Chapter 1 Men come and go and nature goes through continuous cycles. There is nothing new under the sun. The writer gave his heart to seeking out wisdom, and in his observation of all things declares wisdom is meaningless, as the abundance of wisdom and knowledge merely exposes lack of knowledge and consequent sorrow. Chapter 2 The teacher relates his acquisition of pleasures and possessions and considers them all as vanity and waywardness of spirit; of no advantage under the sun. Even wisdom that excels folly becomes meaningless at the point of death. The toils of life are resented, they are all meaningless, for there is no satisfaction in life without God. Chapter 3 There is a time and season for everything in life and In this world. Everything that God has made is beautiful in its time and is a gift from God, for which people should be thankful. What God has done is everlasting and nothing can be added to or taken away from it. Man should be in awe of Him, for He will judge both the good and bad. All will return to dust, until which time man should enjoy the fruits of his own labour. Chapter 4 The oppressions of life have no comforter, either for the oppressed or the oppressors. There is envy and idleness. It is better to share life with another than to be alone. It is also better to be young, poor and wise than to be an old foolish king. Advancement in itself is meaningless. However, make sure your offerings are more meaningful than that of a fool. Chapter 5 Reverence is to be observed in all aspects of worship. The produce of the earth is for all, but not so riches, which are meaningless. They lead to covetousness and evil, and cannot be taken to the grave. We should be thankful and enjoy the blessings of God. Chapter 6 What Is the value of long life to a man with all his riches if his soul cannot be satisfied, and what advantage has the wise man over a fool if he doesn’t know what will satisfy his soul? Chapter 7 Here the writer quotes a series of proverbs in a style remarkably similar to Solomon’s Proverbs. They conclude with the observation that man was good as God created him; his problems are of his own making. Chapter 8 Wisdom encourages a spirit of obedience. Despite the fact that the ungodly sometimes seem to have advantage in life, it will be well for those who fear God. Man should enjoy the time God has given him. The writer set his heart to know wisdom, but God has concealed the answer to life’s mysteries. Chapter 9 The righteous are in God’s hands, but for everyone, good and bad, death is inevitable. The righteous should enjoy the time God has given them, all the while living to His glory, for there is no knowing how long a person has on this earth. Wisdom is greater than power, yet is not always recognised as one sinner can destroy much good. Chapter 10:1–11:6 A collection of proverbs on wisdom and folly. Chapter 11:7–12:7 Old age, with its problems, and death, will eventually come. So rejoice in your youth, all the while remembering God and walking blamelessly, for God will be your judge. Chapter 12:8–14 This is the conclusion: Let wisdom be your guard. Wisdom is to fear God and keep his commandments, for God will judge everything, good and evil.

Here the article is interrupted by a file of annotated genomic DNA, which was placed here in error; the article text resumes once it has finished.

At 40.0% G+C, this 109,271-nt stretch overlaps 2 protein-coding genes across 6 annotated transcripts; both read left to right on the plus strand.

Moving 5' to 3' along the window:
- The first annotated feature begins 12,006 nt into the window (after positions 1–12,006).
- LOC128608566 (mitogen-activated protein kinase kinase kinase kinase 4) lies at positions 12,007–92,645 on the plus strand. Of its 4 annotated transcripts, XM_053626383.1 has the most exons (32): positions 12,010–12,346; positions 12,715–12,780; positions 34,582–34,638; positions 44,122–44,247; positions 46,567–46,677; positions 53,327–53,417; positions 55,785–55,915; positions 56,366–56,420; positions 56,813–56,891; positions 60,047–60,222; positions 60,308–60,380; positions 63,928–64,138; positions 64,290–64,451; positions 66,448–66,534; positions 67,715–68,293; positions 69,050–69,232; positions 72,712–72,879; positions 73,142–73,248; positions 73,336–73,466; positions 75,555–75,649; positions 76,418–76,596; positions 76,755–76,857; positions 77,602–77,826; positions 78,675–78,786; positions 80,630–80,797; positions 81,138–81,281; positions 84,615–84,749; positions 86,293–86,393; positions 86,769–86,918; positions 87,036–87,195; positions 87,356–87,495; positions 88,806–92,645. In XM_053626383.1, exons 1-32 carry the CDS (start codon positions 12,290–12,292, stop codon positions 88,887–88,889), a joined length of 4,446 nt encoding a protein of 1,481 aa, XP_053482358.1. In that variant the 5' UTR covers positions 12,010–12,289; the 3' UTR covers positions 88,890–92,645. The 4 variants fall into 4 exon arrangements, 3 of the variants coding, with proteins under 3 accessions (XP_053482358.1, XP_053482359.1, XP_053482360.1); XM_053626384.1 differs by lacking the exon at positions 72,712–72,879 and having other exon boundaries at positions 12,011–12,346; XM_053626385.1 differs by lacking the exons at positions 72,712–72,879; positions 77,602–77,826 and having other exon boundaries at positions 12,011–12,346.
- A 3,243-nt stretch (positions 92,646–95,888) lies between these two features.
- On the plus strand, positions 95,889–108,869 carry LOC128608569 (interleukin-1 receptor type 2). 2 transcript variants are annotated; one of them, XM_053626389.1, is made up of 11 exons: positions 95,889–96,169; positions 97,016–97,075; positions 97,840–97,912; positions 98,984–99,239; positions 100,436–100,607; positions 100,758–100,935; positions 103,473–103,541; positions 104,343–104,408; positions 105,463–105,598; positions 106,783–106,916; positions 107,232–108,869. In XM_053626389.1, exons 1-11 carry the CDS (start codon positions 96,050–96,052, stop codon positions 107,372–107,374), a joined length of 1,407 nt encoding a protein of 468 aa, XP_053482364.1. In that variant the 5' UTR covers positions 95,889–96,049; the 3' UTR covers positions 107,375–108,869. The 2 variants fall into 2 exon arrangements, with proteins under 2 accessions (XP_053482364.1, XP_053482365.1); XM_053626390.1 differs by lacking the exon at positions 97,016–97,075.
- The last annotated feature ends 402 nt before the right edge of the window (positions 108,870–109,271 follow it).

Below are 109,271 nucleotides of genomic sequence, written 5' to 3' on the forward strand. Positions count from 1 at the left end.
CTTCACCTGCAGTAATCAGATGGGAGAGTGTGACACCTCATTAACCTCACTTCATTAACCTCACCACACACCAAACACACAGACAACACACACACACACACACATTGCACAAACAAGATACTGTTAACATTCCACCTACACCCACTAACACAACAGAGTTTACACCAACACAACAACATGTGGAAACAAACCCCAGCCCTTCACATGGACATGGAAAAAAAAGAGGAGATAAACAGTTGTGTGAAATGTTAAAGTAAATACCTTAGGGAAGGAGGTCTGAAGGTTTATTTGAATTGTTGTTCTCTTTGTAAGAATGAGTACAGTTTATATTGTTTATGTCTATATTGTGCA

Song of Solomon